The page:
Thread: How many of you are - actually - SACD-ONLY buyers???

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Post by aoqd22 January 16, 2009 (71 of 321)
Robert ...

As we are talking about counting beans ... most of the SACDs I have arrive in the new Super Jewel Boxes. I have no idea how much they cost but presume more than the standard jewel boxes my RBCDs have come in. All I wanted to say was if BIS decided to issue everything in the older design of jewel box and it saved a few beans it would make no difference BIS would still remain my preferred label.


Post by eesau January 16, 2009 (72 of 321)
When it comes to classical music, I'm a multichannel SACD only buyer.

During the last five years, I have acquired

75 MC DVD-A's (mostly rock music and none during the last three years)

190 MC SACDs (abt. 25 from BIS and a lot of Ondine, Alba, Chesky etc.)

and possible something like 50 CDs (no classical music .. just filling the gaps in my collection of 60es-70es rock and 50es-60es jazz + ECM stuff).

At the moment I'm going to transfer all my CDs to FLAC files. The only
physical records that I'm going to play are SACDs (and the DVD-A's that I already own).

best regards,


Each time I visit any Stockman store or Fuga, I try to find
a new BIS SACD to buy.

Post by eesau January 16, 2009 (73 of 321)

If the economics do not allow selling SACDs like CDs, why don't you go for a SACD sales in the net only? I would be glad to buy BIS SACDs directly.

Why don't you join with other SACD record companies with this idea?

Well ... downloading BIS multichannel music in lossless format ... is also a good idea ... but all record formats are for collectors and I personally might still prefer the physical records. And if you ever go for the downloading option, you have to give up the copy protection.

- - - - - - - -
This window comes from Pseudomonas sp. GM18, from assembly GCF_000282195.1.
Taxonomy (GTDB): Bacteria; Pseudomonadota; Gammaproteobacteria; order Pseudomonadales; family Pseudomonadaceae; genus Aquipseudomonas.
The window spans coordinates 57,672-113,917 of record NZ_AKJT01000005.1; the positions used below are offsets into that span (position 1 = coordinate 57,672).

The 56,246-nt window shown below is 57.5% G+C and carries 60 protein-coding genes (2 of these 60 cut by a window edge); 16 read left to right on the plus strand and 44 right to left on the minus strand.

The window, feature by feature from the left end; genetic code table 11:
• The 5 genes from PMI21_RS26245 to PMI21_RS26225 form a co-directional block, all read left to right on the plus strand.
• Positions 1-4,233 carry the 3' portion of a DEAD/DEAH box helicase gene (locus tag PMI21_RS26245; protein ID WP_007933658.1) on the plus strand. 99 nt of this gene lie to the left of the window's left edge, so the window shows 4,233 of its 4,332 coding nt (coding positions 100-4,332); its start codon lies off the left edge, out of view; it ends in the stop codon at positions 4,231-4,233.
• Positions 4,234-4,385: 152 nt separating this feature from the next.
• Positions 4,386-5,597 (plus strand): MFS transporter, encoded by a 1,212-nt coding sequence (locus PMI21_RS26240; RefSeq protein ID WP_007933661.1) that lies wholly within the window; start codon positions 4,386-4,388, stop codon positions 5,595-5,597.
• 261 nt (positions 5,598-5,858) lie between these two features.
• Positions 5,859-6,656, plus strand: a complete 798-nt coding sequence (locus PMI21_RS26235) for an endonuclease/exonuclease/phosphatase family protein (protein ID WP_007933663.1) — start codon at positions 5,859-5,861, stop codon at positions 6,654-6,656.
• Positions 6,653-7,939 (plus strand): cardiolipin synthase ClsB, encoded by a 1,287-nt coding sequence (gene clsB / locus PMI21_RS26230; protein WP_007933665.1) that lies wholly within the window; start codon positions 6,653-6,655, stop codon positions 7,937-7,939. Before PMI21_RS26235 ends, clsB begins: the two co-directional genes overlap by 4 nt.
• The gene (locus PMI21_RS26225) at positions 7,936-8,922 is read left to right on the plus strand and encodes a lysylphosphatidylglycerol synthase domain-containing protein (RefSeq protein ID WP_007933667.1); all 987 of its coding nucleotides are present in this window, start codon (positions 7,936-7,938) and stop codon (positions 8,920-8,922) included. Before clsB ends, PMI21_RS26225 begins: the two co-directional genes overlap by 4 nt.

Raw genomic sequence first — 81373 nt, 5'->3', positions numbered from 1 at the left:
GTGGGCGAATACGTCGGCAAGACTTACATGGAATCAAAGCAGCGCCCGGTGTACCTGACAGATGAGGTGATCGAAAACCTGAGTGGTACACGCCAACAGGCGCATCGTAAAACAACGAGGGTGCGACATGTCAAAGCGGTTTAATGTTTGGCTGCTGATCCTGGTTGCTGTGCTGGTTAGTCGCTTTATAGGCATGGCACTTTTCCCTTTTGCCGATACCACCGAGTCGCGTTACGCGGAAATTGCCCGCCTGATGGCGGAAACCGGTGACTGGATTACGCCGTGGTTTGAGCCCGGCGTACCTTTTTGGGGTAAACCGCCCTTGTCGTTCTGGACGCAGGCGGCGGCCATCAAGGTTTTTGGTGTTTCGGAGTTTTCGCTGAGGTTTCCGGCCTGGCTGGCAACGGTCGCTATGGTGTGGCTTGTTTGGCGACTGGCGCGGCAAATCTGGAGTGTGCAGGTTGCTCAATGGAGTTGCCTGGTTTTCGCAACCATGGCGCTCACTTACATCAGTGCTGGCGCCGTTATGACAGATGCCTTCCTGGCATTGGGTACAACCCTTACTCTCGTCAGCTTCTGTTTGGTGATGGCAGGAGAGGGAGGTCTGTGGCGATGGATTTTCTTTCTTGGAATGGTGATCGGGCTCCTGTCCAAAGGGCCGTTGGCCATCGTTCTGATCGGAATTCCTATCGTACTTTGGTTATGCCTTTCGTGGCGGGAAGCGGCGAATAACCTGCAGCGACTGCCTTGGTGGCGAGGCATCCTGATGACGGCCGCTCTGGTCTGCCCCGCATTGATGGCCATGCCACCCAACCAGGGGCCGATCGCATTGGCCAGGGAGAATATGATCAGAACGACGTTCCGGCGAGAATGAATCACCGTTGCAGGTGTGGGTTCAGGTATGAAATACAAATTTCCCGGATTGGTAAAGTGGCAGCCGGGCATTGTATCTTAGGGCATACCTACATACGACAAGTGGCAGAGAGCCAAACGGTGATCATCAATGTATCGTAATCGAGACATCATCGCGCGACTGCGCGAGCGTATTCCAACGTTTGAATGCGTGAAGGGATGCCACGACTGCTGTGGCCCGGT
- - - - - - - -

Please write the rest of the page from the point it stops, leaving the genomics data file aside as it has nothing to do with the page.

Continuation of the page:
Post by deckerm January 16, 2009 (74 of 321)
a variation on this could be a code with the CD that allows you to download the hi-rez content in flac format from BIS. THat way, you could sell only RBCD while providing an option for those wanting hi-rez content. Of course this depends on:
a) would people wanting hi-rez have the means to store electronic content and listen to it as intended?

b) Assuming that they would, what form of DRM would you chose to implement, if any, and would that requirement limit your hi-rez clientele from purchasing (it would for me).

c) this assumes there is a cost advantage to not pressing hybrid discs. If there is still a substantial cost to making hi-rez music, this idea only becomes a hassle, saves you nothing, and potentially limits your hi rez clientele.

Some random thoughts.

Post by robstl January 16, 2009 (75 of 321)
Bissie -

I purchase SA-CDs nearly exclusively now. ("Nearly" allows for the occasional historical recording of interest, and my Shostakovich collection can always stand to grow.) I've got all of the solo Beethoven/Brautigam SA-CDs to date, all of the Beethoven/Vanska SA-CDs to date, all of Tchaikovsky/Jarvi SA-CDs to date, all of the Shostakovich/Wigglesworth SA-CDs to date, and a few others including the Aho 12th, the Beethoven/Kempff solo and trio recordings.

Had these not been SA-CDs:: I have enough other RBCD recordings of the Beethoven and Tchaikovsky that I would not have purchased any of them had the BIS recordings been RBCD only. I probably _would_ have purchased the Shostakovich/Wigglesworth discs on RBCD because I started collecting the lot of them before I even knew what an SA-CD was, and that 14th symphony on RBCD was so outstanding (but WOW! the 13th on SA-CD is spectacular, my favorite recording regardless of format). I probably wouldn't have gotten the Aho 12th, much as I admire the composer from prior BIS RBCDs, if it hadn't been SA-CD format and gotten such stellar reviews on this site.

Rough calculation: of about 22 SA-CDs, I would have purchased 3 (14%) if only released on RBCD. Of course, I know from my prior experience with BIS RBCDs that they would have been excellent -- because of the high standards of your company -- but I wouldn't have purchased them.


Post by melomane January 16, 2009 (76 of 321)
bissie said:


this is Robert from BIS, aka bissie.